How the story appears on the China Dialogue homepage

Yet before long, some of China Dialogue’s readers, including readers based in Beijing, started complaining. All of these filthy cars lined up in sooty streets… it just doesn’t look like our city, they said. The scenes depicted in the photos are ‘not normal in the summer of Beijing’, said one.

Another reader – Shaojie Liu, who has lived in Beijing for 10 years – was similarly shocked by the pictures, writing: ‘We cannot say that the air here in Beijing is great. However, we don’t have conditions that bad.’ Others asked whether the photos really were taken in the city; one Beijing-based reader commented: ‘After I read the article I looked out my window again, and the sky is very blue and very clean.’

Another suspected that the photos show something more natural than manmade pollution: ‘It looks like the photos were taken after a sandstorm in Beijing. There is definitely a pollution problem in China. [B]ut these images may be a… misleading way to illustrate China’s pollution problem in general.’ One angry reader denounced the seemingly alien photographs as ‘CNN-style photos’, which present a ‘biased report on China’.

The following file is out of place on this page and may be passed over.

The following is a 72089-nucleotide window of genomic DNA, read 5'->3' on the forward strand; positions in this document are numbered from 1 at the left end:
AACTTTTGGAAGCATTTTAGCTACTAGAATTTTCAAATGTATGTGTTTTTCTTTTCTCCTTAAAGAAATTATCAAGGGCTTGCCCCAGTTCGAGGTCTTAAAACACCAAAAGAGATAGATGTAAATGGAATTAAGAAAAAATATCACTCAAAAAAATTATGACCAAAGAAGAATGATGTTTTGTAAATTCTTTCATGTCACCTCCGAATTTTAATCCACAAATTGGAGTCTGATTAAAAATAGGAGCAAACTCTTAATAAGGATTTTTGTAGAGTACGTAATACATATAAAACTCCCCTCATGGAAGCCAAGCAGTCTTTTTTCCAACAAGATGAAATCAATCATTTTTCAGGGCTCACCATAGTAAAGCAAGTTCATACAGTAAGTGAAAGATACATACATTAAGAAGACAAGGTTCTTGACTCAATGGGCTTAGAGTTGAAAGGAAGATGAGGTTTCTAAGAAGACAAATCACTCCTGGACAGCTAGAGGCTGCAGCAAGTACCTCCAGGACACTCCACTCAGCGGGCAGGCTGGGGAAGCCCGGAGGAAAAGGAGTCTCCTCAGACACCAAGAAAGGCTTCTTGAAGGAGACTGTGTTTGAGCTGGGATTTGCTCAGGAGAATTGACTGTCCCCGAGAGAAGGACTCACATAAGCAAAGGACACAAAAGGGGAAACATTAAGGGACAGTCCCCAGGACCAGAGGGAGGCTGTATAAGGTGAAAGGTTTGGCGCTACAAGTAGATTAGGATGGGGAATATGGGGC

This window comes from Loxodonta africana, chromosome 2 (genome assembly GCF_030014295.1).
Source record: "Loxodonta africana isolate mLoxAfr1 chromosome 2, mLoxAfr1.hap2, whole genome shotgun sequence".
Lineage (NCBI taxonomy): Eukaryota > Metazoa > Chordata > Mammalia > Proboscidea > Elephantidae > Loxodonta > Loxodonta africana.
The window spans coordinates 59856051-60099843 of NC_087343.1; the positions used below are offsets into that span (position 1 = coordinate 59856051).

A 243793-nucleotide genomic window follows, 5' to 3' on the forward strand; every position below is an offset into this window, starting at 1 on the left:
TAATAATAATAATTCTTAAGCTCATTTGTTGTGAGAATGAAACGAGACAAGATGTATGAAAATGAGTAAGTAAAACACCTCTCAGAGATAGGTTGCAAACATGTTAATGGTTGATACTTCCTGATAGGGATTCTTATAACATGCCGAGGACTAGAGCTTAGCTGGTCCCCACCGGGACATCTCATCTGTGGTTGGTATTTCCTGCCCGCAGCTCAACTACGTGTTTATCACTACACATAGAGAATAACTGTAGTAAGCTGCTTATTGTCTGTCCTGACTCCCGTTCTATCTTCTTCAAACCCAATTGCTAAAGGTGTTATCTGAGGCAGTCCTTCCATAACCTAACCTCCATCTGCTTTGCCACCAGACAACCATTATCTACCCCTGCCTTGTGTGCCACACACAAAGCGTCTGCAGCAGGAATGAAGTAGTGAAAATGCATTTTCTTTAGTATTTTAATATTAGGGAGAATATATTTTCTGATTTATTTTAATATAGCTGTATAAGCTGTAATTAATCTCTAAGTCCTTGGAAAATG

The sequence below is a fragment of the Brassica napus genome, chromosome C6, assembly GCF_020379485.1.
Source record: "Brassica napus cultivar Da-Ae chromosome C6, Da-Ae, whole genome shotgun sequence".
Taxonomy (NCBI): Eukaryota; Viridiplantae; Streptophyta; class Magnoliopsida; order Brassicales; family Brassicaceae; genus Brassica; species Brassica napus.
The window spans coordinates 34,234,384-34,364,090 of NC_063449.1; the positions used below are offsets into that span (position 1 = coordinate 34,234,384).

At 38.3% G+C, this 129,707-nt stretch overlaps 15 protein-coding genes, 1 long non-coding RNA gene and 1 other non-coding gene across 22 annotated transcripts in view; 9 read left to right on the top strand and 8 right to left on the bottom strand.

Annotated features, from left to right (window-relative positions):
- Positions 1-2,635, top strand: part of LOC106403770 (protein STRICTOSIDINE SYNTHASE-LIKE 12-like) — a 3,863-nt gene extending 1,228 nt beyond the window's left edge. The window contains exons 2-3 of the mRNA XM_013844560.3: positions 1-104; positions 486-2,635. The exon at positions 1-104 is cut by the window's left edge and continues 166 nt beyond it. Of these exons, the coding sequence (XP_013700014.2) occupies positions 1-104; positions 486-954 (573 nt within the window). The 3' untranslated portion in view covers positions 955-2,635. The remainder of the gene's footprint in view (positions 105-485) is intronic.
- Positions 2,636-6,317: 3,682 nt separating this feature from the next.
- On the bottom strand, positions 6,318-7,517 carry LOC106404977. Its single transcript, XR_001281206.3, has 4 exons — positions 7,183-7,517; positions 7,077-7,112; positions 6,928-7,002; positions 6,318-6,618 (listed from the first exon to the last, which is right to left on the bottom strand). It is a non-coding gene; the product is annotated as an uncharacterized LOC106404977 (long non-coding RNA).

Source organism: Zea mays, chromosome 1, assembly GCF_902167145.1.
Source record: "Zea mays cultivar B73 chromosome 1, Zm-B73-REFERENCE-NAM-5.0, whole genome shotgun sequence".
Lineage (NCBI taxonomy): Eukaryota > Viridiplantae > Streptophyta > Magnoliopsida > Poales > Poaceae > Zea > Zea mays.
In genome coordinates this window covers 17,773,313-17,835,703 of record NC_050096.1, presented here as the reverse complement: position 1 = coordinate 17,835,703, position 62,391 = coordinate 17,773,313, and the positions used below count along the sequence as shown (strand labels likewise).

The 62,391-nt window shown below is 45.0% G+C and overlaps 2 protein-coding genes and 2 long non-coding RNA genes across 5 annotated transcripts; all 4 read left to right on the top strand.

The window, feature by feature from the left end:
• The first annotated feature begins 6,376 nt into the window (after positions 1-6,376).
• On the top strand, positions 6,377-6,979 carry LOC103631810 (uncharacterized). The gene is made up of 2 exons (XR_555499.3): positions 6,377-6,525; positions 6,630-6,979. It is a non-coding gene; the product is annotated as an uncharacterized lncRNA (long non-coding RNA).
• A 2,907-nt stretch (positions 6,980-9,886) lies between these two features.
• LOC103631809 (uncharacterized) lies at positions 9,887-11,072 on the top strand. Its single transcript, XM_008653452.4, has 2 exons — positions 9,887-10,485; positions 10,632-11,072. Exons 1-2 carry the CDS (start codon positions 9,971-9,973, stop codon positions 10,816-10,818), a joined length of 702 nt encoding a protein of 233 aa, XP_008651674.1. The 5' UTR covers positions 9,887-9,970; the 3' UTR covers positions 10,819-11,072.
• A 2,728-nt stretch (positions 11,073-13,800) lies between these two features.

A week after the photo-essay first appeared – on 21 July – the editors of China Dialogue finally posted a note clarifying what the images reveal. The photos were taken in Beijing, but ‘most of them depict vehicles that have been left or abandoned under the raised ring roads in the city centre’, the note said.

It continued: ‘The photographer has not set out to show ordinary cars in the Chinese capital; he uses abandoned vehicles as static objects, which illustrate the quantity of dust and sand that accumulates in the city’s air.’ Sand? Yep, according to the editor’s note: ‘Some of this dust is from naturally occurring sandstorms, but… much of it also comes from the booming construction industry.’